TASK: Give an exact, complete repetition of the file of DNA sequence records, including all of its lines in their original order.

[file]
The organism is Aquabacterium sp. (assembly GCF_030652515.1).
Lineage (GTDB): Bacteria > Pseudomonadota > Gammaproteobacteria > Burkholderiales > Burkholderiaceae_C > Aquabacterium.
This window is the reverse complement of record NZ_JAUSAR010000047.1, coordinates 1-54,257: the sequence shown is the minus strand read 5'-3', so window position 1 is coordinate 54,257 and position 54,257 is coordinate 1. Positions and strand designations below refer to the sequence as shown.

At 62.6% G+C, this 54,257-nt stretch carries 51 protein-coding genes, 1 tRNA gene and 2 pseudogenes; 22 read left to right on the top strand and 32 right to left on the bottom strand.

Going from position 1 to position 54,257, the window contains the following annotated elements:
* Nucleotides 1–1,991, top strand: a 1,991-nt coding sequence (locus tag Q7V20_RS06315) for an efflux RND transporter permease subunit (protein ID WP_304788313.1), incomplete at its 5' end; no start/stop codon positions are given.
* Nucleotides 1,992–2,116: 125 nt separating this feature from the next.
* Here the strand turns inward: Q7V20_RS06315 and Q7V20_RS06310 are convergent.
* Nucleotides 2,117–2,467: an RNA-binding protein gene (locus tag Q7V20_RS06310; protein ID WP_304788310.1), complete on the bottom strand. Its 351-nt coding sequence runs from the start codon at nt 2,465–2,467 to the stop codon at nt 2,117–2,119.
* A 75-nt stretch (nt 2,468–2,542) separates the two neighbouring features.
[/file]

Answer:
The organism is Aquabacterium sp. (assembly GCF_030652515.1).
Lineage (GTDB): Bacteria > Pseudomonadota > Gammaproteobacteria > Burkholderiales > Burkholderiaceae_C > Aquabacterium.
This window is the reverse complement of record NZ_JAUSAR010000047.1, coordinates 1-54,257: the sequence shown is the minus strand read 5'-3', so window position 1 is coordinate 54,257 and position 54,257 is coordinate 1. Positions and strand designations below refer to the sequence as shown.

At 62.6% G+C, this 54,257-nt stretch carries 51 protein-coding genes, 1 tRNA gene and 2 pseudogenes; 22 read left to right on the top strand and 32 right to left on the bottom strand.

Going from position 1 to position 54,257, the window contains the following annotated elements:
* Nucleotides 1–1,991, top strand: a 1,991-nt coding sequence (locus tag Q7V20_RS06315) for an efflux RND transporter permease subunit (protein ID WP_304788313.1), incomplete at its 5' end; no start/stop codon positions are given.
* Nucleotides 1,992–2,116: 125 nt separating this feature from the next.
* Here the strand turns inward: Q7V20_RS06315 and Q7V20_RS06310 are convergent.
* Nucleotides 2,117–2,467: an RNA-binding protein gene (locus tag Q7V20_RS06310; protein ID WP_304788310.1), complete on the bottom strand. Its 351-nt coding sequence runs from the start codon at nt 2,465–2,467 to the stop codon at nt 2,117–2,119.
* A 75-nt stretch (nt 2,468–2,542) separates the two neighbouring features.